Sunday, April 14, 2013

Lipstick + Pigs = Miss Piggy – you thought she was for kids? Ha!



Part 5 continued from series Good Story and the Lie

I often think of the overused example of Twilight. Had that manuscript crossed my desk, I would have told the author not to bother—and maybe gently asked her if she was getting any help for her rampant case of adverbs?

(The excerpt above is from the original article quoted in the first post about Marketability. I haven’t read Twilight, I watched the first movie.)

 In her opinion, the story didn’t work for her. Why did it work for the YA market? Is it because our kids care less about story and more about the teen angst? Is it the magic of a teen heartthrob? It’s possible, but I think it’s because the teen angst is the story. When plot is something teens (or fans in general) can latch onto with tenacious strength it is nothing when compared to teen angst. This is something our kids live every day as they try to find themselves in the complex social structure of the zoo (high school). Survivial with one's cool status intact or improved is all that matters. It is suvival in the social jungle I've known teens who can give a honey bager lessons in viciousness when they set their minds to it.

Teen angst is a powerful motivation to any kid with a social barometer. Add to that, the classic archetype of Romeo and Juliet, with forbidden love. And here come the raging hormones of puberty into the mix. That is a No-Brainer receipe for success. Or at least as close to a gurantee anyone will ever get in a world that does not have safey nets.

My belief that the author's ability to recognize the needed aspects, then create a story with those aspects well presented, and do it for a series of works is admirable and quite a feat that should be commended. But it is also my belief those factors don't make Twilight a Good Story (Take cover! Incoming! Kathryn dives into a foxhole and grabs the Kevlar helmet. Ground Control to Major Tom! Huh - oh crap - wrong channel!) Okay, sorry gang - again I'm not trying to offend anyone here, but let me continue to the point. Now that I have the bullet proof vest on. Don't make me break out Sworn to Love and get Nathan in here. He's a SEAL and I'm not afraid to use him. ;) Besides he's gorgeous and distracting.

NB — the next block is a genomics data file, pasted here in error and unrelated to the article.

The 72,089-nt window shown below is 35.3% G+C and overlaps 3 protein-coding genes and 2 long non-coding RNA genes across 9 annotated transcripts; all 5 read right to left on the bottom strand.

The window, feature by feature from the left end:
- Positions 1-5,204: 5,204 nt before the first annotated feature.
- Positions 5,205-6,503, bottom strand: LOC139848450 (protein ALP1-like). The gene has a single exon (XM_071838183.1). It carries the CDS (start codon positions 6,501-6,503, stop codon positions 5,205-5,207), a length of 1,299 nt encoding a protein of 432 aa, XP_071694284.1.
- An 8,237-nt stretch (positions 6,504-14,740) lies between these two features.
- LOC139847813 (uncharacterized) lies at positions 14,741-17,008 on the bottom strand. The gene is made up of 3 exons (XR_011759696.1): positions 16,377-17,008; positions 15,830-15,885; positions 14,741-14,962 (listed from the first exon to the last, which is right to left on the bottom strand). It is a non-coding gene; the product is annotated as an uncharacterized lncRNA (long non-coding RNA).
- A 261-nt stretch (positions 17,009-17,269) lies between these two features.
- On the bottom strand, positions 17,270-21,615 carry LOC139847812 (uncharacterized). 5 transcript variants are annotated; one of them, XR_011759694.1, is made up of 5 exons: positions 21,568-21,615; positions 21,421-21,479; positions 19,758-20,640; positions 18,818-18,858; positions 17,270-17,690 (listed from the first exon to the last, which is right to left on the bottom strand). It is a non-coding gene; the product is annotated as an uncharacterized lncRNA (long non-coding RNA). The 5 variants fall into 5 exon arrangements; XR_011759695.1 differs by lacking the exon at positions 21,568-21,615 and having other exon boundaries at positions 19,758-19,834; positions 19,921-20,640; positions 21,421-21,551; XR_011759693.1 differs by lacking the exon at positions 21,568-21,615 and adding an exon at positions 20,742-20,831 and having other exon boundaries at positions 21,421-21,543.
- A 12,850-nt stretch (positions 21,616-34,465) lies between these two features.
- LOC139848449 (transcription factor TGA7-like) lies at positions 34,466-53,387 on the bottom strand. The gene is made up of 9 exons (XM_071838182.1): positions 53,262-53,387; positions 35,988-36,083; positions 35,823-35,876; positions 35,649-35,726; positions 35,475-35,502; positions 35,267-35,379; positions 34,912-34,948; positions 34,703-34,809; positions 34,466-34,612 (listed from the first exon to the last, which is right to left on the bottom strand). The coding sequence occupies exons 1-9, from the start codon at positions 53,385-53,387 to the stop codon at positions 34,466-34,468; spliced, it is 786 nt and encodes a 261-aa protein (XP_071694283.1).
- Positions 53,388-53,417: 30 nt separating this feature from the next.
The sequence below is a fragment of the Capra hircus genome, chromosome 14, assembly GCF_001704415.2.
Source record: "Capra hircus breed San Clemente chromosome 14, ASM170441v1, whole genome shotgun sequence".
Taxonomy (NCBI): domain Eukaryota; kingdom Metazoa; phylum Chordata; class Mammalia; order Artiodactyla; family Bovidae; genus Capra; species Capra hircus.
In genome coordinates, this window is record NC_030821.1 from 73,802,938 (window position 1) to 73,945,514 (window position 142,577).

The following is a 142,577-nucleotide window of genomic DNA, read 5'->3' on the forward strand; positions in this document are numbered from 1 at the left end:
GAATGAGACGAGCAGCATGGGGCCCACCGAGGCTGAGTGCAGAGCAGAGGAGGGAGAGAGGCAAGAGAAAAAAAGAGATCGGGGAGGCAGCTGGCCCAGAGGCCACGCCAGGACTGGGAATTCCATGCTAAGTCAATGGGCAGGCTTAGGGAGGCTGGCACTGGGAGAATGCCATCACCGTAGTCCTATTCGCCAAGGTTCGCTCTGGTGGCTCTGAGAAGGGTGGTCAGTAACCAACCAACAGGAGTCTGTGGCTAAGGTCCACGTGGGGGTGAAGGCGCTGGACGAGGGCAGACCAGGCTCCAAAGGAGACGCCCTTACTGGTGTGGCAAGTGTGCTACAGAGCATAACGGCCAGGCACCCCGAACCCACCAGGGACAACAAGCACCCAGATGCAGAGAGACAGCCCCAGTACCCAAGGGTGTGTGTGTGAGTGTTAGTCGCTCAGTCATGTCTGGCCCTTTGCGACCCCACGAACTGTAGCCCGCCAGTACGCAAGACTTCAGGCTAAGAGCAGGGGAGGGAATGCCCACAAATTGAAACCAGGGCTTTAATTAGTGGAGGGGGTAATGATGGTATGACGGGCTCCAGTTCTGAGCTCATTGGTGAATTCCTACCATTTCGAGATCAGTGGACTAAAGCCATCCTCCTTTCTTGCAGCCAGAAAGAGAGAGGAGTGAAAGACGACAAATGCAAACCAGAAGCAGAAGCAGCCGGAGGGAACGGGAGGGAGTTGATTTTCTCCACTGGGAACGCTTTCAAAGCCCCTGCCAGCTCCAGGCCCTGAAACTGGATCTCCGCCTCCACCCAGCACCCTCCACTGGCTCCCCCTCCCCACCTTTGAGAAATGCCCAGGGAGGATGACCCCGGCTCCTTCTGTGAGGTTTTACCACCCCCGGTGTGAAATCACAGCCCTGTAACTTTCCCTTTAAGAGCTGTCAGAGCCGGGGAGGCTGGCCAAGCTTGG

My point about Twilight is that it has powerful elements which we all recognize as being part of Good Story. Power is power no lipstick needed on that pig at all. It is what it is. If we think of marketability as putting lipstick on a pig, then adding good story elements can combine to bring us...oh dear...

Miss Piggy!

Now y'all think I've totally lost it. But hear me out. She’s a pig who wears lipstick and has a serious attitude. I think, if I had a story that was nothing more than putting lipstick on a pig, I’d hope to have enough good story elements that I would end up with Miss Piggy. If anyone tries to call her out for being pure pork, she’ll just knock ‘em over with her purse, or karate chop, or whatever she needs to do to get them to shut up, and get out of her way.

Gotta have the YouTube vid!


As a reader or writer folks may not like this type of story but we have to respect it. If we don’t, Miss Piggy will inflict pain, and no matter how much she irritates us with that diva attitude, she keeps coming back. The lipstick may get smeared, the hair gets mussed, the diva attitude explodes into pure piggy temper – but she lands on her feet and keeps right on going. And if Kermit is lucky, (unlike in the vid) she doesn’t take it out on him.

Respect Miss Piggy or she’ll hurt you and it’s embarrassing to get your ass handed to you by a pig, one wearing lipstick no less!

Miss Piggy would, in all honesty, fall in adoration of our hero, Good Story, for she sees only the handsome face and the suave smile and she falls for him every time. Miss Piggy has elements but not enough to equal Good Story. She doesn’t care, as long as he keeps looking at her like that and smiling as he does, she’ll be all his…Kermit who? As long as Good Story doesn’t reject her or ignore her, she will be happy. Poor Good Story will see the limits of his patience tested. But Miss Piggy isn’t all bad, in fact she can be quite entertaining. She has her place and is most likely here to stay.

Miss Piggy has enough strength to carry the day on her own. She can make you believe that her success is due to Good Story but in truth it's the diva that maintains her momentum. If we observe, we will eventually see her weaknesses as she slugs people into her way of doing things by sheer force and intimidation.

So we see this happening all of the time in popular fiction. Marketability doesn’t make a good story. A good story is always marketable, this is proven by the success stories that are still relevant no matter when they were written.

So where does that leave us now? Our cast of characters is not complete yet. Freedom was only the beginning.


To be continued! Stay tuned!

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